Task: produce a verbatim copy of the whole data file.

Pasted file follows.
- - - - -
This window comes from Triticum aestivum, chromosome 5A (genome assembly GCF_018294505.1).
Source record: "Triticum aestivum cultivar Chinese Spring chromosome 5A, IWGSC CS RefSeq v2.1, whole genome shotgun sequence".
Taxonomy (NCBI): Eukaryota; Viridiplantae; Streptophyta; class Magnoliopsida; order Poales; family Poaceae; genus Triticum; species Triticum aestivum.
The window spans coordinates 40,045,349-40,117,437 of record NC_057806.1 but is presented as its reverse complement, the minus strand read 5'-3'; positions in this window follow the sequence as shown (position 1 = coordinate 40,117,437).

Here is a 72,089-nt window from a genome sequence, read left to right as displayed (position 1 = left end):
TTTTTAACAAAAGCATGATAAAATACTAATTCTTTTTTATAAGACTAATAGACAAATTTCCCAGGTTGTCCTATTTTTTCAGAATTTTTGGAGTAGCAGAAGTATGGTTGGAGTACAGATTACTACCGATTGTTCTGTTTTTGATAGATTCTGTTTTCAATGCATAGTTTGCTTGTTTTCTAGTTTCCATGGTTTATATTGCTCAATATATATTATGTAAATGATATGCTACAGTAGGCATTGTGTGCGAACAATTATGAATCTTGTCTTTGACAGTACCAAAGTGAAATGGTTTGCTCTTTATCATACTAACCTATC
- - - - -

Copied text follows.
This window comes from Triticum aestivum, chromosome 5A (genome assembly GCF_018294505.1).
Source record: "Triticum aestivum cultivar Chinese Spring chromosome 5A, IWGSC CS RefSeq v2.1, whole genome shotgun sequence".
Taxonomy (NCBI): Eukaryota; Viridiplantae; Streptophyta; class Magnoliopsida; order Poales; family Poaceae; genus Triticum; species Triticum aestivum.
The window spans coordinates 40,045,349-40,117,437 of record NC_057806.1 but is presented as its reverse complement, the minus strand read 5'-3'; positions in this window follow the sequence as shown (position 1 = coordinate 40,117,437).

Here is a 72,089-nt window from a genome sequence, read left to right as displayed (position 1 = left end):
TTTTTAACAAAAGCATGATAAAATACTAATTCTTTTTTATAAGACTAATAGACAAATTTCCCAGGTTGTCCTATTTTTTCAGAATTTTTGGAGTAGCAGAAGTATGGTTGGAGTACAGATTACTACCGATTGTTCTGTTTTTGATAGATTCTGTTTTCAATGCATAGTTTGCTTGTTTTCTAGTTTCCATGGTTTATATTGCTCAATATATATTATGTAAATGATATGCTACAGTAGGCATTGTGTGCGAACAATTATGAATCTTGTCTTTGACAGTACCAAAGTGAAATGGTTTGCTCTTTATCATACTAACCTATC